FIFE BASED BALLOONING FIRM FINALLY SET TO TAKE TO THE SKIES AGAIN
With hopes dashed of any flying in the Spring of 2021, Kinross based Webster Adventures has finally been given the go ahead from the Scottish Government to resume its hot air balloon flights over Kinross, Fife and Perthshire.
Daniel Webster has been running the business, which is now the premier supplier in Scotland of hot air balloon flights, since 2014. The business holds two world records for its ballooning prowess. Daniel revealed that Webster Adventures last flight was at the end of 2019.
“There’s a season for hot air ballooning in Scotland which obviously does not cover the winter,” said Daniel. “So our last flight was actually at the end of 2019. Due to Covid-19, we have been unable to fly since. It’s been a very hard eighteen months for the business as we did not qualify for any grants or support funding from The Scottish Government. This support was apparently for “land and sea” activities only, so please make of that what you will. Like many businesses, we’ve battled through it and managed to keep going, including retaining all of our staff.”
“We had a non commercial flight a few weeks ago on a Saturday evening over Kinross, just to get us back into the swing of things,” said Daniel. “It felt fantastic to see the balloon flying once again, although we were keen to start taking our passengers again.”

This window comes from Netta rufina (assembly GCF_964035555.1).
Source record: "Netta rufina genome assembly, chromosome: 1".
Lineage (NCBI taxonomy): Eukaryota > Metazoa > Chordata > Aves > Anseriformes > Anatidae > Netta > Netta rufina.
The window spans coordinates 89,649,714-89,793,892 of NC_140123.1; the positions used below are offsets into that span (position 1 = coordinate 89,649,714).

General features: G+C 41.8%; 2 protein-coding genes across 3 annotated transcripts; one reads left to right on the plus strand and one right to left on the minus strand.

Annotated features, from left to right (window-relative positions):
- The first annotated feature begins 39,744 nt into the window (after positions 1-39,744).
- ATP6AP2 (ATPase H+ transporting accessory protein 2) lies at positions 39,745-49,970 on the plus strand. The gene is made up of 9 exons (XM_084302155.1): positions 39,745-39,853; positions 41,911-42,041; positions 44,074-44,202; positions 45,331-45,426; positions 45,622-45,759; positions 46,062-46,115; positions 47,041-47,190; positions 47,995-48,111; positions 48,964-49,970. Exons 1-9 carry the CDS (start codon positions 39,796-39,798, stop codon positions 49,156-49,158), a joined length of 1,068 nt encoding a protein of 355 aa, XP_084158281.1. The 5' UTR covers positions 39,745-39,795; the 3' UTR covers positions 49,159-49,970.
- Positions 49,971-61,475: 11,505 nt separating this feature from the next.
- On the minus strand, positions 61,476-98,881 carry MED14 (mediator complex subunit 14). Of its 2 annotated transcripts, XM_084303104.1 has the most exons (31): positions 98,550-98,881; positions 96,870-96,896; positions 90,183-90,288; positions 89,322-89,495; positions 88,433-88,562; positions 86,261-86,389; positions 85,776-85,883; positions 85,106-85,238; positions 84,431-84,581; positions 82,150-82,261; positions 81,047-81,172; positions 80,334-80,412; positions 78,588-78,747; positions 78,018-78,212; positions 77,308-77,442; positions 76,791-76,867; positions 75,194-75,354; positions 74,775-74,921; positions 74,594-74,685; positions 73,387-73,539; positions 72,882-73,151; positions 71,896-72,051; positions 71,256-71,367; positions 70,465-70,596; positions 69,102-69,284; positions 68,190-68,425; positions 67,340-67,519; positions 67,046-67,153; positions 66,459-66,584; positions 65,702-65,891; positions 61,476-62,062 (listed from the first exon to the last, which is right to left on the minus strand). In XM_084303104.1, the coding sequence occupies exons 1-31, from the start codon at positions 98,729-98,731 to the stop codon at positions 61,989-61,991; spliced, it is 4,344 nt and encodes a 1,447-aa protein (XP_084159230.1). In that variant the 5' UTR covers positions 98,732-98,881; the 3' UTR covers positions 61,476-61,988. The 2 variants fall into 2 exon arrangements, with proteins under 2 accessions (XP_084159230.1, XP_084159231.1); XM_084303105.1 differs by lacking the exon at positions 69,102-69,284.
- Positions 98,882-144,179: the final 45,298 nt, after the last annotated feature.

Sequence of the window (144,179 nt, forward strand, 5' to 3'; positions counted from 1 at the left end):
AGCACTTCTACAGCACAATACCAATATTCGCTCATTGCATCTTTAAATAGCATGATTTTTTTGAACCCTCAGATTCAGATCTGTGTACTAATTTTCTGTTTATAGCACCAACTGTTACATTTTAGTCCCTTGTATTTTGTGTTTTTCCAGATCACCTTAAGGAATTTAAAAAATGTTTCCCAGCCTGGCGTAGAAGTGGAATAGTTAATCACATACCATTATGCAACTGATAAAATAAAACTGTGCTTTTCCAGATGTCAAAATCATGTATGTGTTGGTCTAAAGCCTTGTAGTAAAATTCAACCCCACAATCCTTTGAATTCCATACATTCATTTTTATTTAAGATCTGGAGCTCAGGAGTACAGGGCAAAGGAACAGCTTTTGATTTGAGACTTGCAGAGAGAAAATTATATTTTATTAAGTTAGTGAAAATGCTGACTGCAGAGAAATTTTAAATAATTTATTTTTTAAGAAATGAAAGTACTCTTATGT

Webster Adventures will resume commercial flying on 14 June, when it will release its flying calendar for the season, with passengers able to book in dates to fly through the website.
Pilot Pete Forster, who has chalked up an impressive tally of more than 15,000 balloon passengers over his twenty eight years of flying, has been the Webster Adventures pilot since 2018.
He explained that, with the typical flying season for balloons falling between mid March and October, he tends to be regularly looking at multiple sources of weather forecasts for up to three or more days ahead.
“This is to spot possible flying conditions,” said Pete. “Daniel likes to crew the balloon when he can, so I like to give him a heads-up. We also have to get customers booked in, or on standby for those possibilities.”
During the season, Pete explained that Webster Adventures usually flies early morning, or around dusk if the weather and wind conditions allow.
“During the day, the air becomes thermic and gusty which is dangerous for balloons,” said Pete, “as we would get turbulence and loss of vertical control. So mid-summer, we might be meeting at around 6am and 7pm onsite. As the daylight hours shorten, the morning meet time becomes later and the evening time earlier. I typically collect the balloon from its storage yard. If it’s another crew and not Daniel himself, we tend to meet them onsite where the passengers also meet us.”
“We can’t wait to get back up in the air!”